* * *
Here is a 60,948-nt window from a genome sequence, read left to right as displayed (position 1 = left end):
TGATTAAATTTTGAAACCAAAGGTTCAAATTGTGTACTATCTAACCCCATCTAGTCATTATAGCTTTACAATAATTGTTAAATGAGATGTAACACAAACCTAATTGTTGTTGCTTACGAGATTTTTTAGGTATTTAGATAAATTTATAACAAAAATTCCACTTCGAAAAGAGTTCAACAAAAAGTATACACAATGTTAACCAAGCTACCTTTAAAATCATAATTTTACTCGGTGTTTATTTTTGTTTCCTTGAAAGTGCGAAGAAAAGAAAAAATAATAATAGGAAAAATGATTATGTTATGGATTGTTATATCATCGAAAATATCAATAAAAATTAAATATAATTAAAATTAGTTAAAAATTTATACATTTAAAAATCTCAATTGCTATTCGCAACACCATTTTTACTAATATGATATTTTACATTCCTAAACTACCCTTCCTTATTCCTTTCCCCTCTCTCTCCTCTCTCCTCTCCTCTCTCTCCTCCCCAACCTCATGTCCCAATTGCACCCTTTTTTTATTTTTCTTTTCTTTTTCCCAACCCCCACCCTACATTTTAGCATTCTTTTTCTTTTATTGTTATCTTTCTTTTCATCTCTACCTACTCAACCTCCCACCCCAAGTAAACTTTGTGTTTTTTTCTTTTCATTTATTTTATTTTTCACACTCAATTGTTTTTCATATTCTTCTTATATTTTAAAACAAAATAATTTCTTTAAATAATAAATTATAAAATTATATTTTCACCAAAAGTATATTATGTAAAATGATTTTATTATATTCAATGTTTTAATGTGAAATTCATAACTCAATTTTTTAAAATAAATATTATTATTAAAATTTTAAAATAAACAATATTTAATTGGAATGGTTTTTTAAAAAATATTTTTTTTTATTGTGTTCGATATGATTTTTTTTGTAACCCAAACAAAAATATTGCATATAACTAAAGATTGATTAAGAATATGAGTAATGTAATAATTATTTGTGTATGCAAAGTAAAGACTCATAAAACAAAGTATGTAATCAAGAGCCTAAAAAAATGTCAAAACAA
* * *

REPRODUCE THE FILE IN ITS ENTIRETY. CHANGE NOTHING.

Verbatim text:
Here is a 60,948-nt window from a genome sequence, read left to right as displayed (position 1 = left end):
TGATTAAATTTTGAAACCAAAGGTTCAAATTGTGTACTATCTAACCCCATCTAGTCATTATAGCTTTACAATAATTGTTAAATGAGATGTAACACAAACCTAATTGTTGTTGCTTACGAGATTTTTTAGGTATTTAGATAAATTTATAACAAAAATTCCACTTCGAAAAGAGTTCAACAAAAAGTATACACAATGTTAACCAAGCTACCTTTAAAATCATAATTTTACTCGGTGTTTATTTTTGTTTCCTTGAAAGTGCGAAGAAAAGAAAAAATAATAATAGGAAAAATGATTATGTTATGGATTGTTATATCATCGAAAATATCAATAAAAATTAAATATAATTAAAATTAGTTAAAAATTTATACATTTAAAAATCTCAATTGCTATTCGCAACACCATTTTTACTAATATGATATTTTACATTCCTAAACTACCCTTCCTTATTCCTTTCCCCTCTCTCTCCTCTCTCCTCTCCTCTCTCTCCTCCCCAACCTCATGTCCCAATTGCACCCTTTTTTTATTTTTCTTTTCTTTTTCCCAACCCCCACCCTACATTTTAGCATTCTTTTTCTTTTATTGTTATCTTTCTTTTCATCTCTACCTACTCAACCTCCCACCCCAAGTAAACTTTGTGTTTTTTTCTTTTCATTTATTTTATTTTTCACACTCAATTGTTTTTCATATTCTTCTTATATTTTAAAACAAAATAATTTCTTTAAATAATAAATTATAAAATTATATTTTCACCAAAAGTATATTATGTAAAATGATTTTATTATATTCAATGTTTTAATGTGAAATTCATAACTCAATTTTTTAAAATAAATATTATTATTAAAATTTTAAAATAAACAATATTTAATTGGAATGGTTTTTTAAAAAATATTTTTTTTTATTGTGTTCGATATGATTTTTTTTGTAACCCAAACAAAAATATTGCATATAACTAAAGATTGATTAAGAATATGAGTAATGTAATAATTATTTGTGTATGCAAAGTAAAGACTCATAAAACAAAGTATGTAATCAAGAGCCTAAAAAAATGTCAAAACAA